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I am pretty sure I know the answer to this.  The minimum performance on a setaside contract that's awarded to the members of a CTA can be satisfied by work from any of the CTA members, in any combination, right?

 

So there are three CTA members. Small setaside.

A (small)- does 25 percent of the work, billing its rates and ODCs

B (small) - does 25 percent of the work, billing its rates and ODCs

C (small) - subcontracts 50 percent of the work to a large company, which does the work, billing C's rates and ODCs

 

This is okay, right?

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On ‎12‎/‎6‎/‎2019 at 5:31 PM, contractor100 said:

The minimum performance on a setaside contract that's awarded to the members of a CTA can be satisfied by work from any of the CTA members, in any combination, right?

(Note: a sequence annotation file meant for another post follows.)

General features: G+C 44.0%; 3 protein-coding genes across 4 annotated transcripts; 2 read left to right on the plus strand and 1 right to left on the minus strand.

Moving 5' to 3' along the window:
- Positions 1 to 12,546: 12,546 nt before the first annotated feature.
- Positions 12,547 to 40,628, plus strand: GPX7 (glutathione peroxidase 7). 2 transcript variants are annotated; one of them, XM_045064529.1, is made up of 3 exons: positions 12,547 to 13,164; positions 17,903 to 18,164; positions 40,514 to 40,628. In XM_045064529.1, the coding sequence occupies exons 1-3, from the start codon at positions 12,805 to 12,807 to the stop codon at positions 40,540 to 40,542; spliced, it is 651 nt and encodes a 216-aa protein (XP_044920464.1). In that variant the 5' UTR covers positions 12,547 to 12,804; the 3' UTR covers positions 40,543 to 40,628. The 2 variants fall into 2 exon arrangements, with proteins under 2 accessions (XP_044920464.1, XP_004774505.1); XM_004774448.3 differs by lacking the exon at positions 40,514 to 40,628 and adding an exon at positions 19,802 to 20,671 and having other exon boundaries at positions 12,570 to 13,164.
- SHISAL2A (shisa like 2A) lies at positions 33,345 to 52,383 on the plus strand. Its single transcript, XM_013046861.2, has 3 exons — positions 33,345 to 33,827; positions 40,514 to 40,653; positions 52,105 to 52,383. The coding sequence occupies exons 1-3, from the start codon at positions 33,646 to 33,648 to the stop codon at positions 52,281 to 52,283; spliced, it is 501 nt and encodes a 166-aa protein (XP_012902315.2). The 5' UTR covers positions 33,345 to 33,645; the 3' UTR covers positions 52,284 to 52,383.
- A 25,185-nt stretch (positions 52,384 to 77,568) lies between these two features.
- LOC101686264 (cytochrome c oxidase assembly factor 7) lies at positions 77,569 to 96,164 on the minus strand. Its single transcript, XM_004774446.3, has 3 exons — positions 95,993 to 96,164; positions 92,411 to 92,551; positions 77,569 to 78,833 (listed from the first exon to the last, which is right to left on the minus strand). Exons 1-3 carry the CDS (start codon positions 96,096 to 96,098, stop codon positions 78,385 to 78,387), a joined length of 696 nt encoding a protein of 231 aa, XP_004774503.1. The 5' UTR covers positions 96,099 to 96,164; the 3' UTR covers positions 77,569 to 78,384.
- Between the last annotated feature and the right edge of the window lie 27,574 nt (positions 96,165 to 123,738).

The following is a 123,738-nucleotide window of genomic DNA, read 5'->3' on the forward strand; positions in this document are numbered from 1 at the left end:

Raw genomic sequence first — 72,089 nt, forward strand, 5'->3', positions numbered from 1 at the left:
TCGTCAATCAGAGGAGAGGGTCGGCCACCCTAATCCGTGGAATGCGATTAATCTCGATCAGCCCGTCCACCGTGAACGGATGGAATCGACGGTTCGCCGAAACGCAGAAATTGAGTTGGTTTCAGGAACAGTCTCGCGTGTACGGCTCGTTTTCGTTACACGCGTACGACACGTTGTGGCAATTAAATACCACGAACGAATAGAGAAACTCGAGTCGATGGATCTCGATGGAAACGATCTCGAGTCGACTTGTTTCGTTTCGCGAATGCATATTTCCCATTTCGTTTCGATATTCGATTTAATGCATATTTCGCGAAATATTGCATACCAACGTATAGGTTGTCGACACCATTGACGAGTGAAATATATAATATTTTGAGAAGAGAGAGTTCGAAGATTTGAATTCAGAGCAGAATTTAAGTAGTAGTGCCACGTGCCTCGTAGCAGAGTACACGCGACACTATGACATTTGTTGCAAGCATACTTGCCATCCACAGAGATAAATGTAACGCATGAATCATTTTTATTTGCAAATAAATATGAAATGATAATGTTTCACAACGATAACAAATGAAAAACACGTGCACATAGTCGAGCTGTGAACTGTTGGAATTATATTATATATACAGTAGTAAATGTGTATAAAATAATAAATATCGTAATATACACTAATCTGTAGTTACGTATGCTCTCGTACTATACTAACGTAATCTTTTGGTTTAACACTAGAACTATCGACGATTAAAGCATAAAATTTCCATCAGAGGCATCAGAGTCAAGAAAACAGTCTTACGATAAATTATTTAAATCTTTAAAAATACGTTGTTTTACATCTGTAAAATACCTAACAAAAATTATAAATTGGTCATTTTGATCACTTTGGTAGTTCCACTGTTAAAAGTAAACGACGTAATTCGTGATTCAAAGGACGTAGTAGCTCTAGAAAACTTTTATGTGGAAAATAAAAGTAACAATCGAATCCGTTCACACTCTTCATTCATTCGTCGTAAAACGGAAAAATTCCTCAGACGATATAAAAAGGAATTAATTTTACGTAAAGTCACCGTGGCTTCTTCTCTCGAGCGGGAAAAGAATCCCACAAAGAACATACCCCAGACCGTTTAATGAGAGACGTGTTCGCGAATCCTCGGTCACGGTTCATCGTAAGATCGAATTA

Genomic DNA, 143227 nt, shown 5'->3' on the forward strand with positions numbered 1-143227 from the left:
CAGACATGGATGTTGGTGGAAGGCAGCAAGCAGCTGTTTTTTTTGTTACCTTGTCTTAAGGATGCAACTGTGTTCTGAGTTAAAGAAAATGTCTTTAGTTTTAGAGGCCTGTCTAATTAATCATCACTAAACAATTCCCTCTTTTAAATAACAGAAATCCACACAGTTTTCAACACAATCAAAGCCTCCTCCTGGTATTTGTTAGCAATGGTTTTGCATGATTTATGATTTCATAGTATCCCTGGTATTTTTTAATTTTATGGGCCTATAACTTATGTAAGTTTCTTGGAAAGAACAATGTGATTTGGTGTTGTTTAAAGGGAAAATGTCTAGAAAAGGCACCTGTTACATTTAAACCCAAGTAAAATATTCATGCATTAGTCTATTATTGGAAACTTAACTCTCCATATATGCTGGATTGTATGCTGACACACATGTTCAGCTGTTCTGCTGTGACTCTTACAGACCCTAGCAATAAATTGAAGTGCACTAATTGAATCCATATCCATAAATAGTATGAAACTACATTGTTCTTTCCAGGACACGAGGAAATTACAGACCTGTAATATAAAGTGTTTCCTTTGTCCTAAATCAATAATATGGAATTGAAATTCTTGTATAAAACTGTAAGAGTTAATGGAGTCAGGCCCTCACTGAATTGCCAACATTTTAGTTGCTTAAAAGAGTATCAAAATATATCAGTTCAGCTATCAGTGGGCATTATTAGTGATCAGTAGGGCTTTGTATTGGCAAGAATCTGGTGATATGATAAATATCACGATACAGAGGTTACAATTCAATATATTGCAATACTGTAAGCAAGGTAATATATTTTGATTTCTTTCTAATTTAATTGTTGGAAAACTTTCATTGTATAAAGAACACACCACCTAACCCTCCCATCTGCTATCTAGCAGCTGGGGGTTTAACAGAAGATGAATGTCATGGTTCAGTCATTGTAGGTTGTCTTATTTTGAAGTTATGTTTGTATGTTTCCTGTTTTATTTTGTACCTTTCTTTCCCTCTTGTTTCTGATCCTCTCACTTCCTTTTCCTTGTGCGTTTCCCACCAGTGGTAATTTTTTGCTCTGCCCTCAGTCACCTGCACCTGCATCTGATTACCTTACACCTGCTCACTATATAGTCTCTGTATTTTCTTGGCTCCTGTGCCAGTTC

Who is the contract awarded to?  What limitation on subcontracting clause including the date is in the contract?

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sorry, out of town.  It is awarded to the CTA. The limitation on subcontracting clause is the one that's currently included in the GSA schedules, which at present is:

 

52.219-14 LIMITATIONS ON SUBCONTRACTING (JAN 2017)

 

As far as I know, the FAR has not yet been modded for the new SBA limitations rule, correct?  See case 2016-011

 

https://www.acq.osd.mil/dpap/dars/opencases/farcasenum/far.pdf

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18 hours ago, contractor100 said:

It is awarded to the CTA.

A CTA is not an entity.  It is an agreement between entities.  Are you talking about a JV?

 

18 hours ago, contractor100 said:

The limitation on subcontracting clause is the one that's currently included in the GSA schedules, which at present is:

 

52.219-14 LIMITATIONS ON SUBCONTRACTING (JAN 2017)

This clause does not apply to contracts awarded to SDVOSBs or HUBZone SBs. 

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Contractor Team Arrangement (CTA)

Quote